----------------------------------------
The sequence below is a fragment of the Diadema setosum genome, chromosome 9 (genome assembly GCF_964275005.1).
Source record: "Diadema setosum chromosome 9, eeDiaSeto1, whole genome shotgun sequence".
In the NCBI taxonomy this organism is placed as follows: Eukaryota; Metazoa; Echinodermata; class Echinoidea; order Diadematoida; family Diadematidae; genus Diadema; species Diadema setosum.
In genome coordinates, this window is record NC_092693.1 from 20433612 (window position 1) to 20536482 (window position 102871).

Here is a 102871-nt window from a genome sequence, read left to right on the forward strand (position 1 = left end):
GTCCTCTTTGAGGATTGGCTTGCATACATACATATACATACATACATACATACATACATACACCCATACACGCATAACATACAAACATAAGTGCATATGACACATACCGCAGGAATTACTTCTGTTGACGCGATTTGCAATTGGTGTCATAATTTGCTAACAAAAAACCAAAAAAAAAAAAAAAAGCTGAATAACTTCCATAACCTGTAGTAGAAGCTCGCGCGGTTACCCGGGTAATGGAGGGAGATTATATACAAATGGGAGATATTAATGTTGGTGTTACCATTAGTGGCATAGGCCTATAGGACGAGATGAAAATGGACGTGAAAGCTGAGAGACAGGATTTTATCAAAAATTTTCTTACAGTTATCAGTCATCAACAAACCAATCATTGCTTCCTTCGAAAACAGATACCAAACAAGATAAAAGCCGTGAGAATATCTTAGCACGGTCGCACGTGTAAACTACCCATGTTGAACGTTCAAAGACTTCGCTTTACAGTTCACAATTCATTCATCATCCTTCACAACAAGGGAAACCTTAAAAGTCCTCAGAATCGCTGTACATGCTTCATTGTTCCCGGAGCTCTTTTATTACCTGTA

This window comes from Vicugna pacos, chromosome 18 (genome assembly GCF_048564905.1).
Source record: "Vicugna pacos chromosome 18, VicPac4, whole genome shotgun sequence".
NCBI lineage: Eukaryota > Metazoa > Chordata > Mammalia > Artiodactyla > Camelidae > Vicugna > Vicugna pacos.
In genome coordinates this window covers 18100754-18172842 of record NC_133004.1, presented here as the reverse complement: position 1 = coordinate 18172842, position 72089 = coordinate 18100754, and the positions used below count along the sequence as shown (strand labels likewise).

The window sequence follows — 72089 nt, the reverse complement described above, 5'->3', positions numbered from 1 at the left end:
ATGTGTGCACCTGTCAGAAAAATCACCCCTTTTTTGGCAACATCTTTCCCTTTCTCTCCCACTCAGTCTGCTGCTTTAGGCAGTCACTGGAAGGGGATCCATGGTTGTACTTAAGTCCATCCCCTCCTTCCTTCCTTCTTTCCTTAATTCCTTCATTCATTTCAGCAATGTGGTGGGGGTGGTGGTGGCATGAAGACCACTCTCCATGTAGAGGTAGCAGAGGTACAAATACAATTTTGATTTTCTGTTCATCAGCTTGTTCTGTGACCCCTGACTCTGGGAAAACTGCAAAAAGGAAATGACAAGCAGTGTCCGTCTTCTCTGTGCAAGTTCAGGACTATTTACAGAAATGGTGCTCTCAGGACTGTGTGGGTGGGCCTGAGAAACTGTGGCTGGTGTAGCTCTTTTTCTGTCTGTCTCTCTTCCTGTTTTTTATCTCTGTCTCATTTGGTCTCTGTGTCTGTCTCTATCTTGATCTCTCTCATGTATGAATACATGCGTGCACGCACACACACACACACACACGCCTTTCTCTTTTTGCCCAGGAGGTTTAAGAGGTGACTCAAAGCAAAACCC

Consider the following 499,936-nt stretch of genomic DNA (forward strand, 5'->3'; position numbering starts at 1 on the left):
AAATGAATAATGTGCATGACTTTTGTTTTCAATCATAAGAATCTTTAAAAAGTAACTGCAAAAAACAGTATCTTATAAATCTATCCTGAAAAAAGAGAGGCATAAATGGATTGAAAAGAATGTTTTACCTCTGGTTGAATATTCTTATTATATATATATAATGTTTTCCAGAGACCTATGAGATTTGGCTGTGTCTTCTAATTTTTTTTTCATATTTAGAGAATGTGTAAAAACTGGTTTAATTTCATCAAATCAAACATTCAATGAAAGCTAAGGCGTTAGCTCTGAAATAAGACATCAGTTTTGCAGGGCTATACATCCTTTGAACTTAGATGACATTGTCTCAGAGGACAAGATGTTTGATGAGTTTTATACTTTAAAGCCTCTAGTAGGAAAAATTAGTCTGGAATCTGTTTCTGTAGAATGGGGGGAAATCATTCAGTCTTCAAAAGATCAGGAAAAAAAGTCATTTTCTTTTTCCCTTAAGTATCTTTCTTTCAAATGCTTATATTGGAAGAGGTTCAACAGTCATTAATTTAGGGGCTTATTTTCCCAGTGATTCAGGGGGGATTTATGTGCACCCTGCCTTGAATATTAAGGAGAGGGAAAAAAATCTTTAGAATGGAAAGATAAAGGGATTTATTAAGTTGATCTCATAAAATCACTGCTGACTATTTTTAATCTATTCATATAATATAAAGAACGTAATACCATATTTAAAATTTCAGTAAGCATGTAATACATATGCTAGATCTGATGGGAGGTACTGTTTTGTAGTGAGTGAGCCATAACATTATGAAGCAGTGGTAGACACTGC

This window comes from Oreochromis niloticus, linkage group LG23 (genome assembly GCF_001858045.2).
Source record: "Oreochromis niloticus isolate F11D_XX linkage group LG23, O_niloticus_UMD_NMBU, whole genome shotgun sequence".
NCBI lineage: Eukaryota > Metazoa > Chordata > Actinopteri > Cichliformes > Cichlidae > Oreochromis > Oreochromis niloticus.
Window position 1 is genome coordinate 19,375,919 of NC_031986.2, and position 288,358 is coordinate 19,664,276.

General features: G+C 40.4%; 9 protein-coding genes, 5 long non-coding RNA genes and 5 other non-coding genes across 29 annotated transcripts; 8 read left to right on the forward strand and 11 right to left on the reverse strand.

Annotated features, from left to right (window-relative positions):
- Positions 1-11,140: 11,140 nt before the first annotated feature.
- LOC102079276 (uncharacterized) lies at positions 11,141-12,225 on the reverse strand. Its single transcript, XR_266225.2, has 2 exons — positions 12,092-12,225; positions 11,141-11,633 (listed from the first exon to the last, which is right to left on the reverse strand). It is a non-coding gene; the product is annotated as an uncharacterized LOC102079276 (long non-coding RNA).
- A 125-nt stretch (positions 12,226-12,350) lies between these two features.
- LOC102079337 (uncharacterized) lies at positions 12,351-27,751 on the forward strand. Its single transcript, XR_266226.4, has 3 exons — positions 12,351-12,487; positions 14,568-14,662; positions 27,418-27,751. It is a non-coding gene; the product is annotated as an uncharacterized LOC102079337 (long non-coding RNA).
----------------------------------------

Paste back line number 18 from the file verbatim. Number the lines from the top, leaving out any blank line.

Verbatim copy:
Window position 1 is genome coordinate 19,375,919 of NC_031986.2, and position 288,358 is coordinate 19,664,276.